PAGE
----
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John Kerry returned to the U.S. Capitol on Tuesday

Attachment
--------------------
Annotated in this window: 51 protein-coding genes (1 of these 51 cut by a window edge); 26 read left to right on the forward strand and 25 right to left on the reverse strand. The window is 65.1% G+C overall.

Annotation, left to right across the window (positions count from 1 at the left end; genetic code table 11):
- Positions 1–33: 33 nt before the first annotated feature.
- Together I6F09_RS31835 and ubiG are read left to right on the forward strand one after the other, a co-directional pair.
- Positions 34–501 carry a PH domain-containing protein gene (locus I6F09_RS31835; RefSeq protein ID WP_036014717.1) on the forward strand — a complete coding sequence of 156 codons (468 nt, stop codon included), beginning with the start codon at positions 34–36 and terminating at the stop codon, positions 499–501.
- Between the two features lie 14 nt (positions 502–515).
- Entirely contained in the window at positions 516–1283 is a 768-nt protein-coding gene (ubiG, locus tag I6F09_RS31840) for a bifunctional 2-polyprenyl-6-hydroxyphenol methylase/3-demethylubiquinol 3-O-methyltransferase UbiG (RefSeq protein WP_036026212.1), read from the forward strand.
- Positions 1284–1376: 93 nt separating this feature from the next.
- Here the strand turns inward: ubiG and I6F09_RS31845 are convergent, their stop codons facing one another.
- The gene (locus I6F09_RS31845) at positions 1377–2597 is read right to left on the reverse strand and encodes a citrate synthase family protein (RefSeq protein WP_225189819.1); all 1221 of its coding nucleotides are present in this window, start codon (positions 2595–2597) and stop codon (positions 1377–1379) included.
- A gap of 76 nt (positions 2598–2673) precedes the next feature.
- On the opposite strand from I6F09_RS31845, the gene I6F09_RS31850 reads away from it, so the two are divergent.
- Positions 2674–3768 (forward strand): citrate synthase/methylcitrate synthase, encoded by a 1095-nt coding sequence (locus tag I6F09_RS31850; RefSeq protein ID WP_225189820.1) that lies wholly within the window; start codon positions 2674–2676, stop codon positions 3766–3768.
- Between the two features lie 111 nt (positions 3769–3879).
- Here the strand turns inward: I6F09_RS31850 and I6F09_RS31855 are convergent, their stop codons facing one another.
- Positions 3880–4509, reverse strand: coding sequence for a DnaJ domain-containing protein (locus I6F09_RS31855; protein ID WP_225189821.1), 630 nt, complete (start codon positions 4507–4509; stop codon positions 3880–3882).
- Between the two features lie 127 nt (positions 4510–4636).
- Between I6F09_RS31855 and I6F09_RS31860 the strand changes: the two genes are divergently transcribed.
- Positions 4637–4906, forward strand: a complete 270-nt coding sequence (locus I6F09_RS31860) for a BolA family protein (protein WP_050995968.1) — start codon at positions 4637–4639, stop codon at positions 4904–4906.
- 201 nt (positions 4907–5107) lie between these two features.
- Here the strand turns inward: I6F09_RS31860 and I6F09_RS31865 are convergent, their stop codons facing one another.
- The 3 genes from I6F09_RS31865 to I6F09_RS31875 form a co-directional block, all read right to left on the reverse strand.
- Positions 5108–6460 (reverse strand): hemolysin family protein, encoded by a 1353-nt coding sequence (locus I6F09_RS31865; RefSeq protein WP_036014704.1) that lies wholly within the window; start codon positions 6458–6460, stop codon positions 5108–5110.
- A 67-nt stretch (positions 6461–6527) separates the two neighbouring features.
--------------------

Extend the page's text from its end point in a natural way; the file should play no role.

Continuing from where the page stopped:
John Kerry returned to the U.S. Capitol on Tuesday, vowed to fight on in the Senate for the changes sought by supporters of his failed U.S. presidential bid and did not rule out another White House run. "Fifty-four plus million Americans voted for health care, they voted for energy independence, they voted for unity in America, they voted for stem-cell research, they voted for protecting Social Security," the four-term senator from Massachusetts told reporters as he met with two top Democratic congressional leaders. "We need to be unified," Kerry said in his first public comments since conceding defeat to President Bush in last Tuesday's election. "We have a very clear agenda, and I'm going to be fighting for that agenda with all of the energy that I have and all of the passion I brought to the campaign," Kerry said. Kerry did not rule out another White House bid, but joked about a comment by his brother, Cameron, in The Boston Globe on Tuesday that such a run is "conceivable." "It's inconceivable to me that anyone is even talking about that stuff right now," said Kerry, flanked by Senate Minority Whip Harry Reid, a Nevada Democrat, and House of Representatives Minority Leader Nancy Pelosi, a California Democrat, informs Reuters. According to the Guardian Unlimited, John Kerry was reported to be planning his political comeback yesterday, preparing to spearhead the resistance to the Bush administration in the Senate and even contemplating running for president again in 2008. Senator Kerry's brother, Cameron, said another presidential bid was "conceivable" while the Washington Post reported that the defeated Democratic contender had raised the possibility himself in a defiant party with staff on Saturday night. He reminded about 400 campaign aides that Ronald Reagan had twice failed in his presidential bid before winning in 1980. "Sometimes God tests you," Senator Kerry is quoted a saying. "I'm a fighter, and I've come back before." Asked about the possibility of another Kerry presidential campaign in four years, Cameron Kerry told the Boston Globe: "That's conceivable ... I don't know why that [last week's loss] should necessarily be it. I think it's too early to assess. But I think that he is going to continue to fight on for the values, ideals and issues this campaign is about. Senator Kerry was also said to be in contact with fundraisers to test their continuing loyalty. But Democratic officials contacted yesterday were unenthusiastic.
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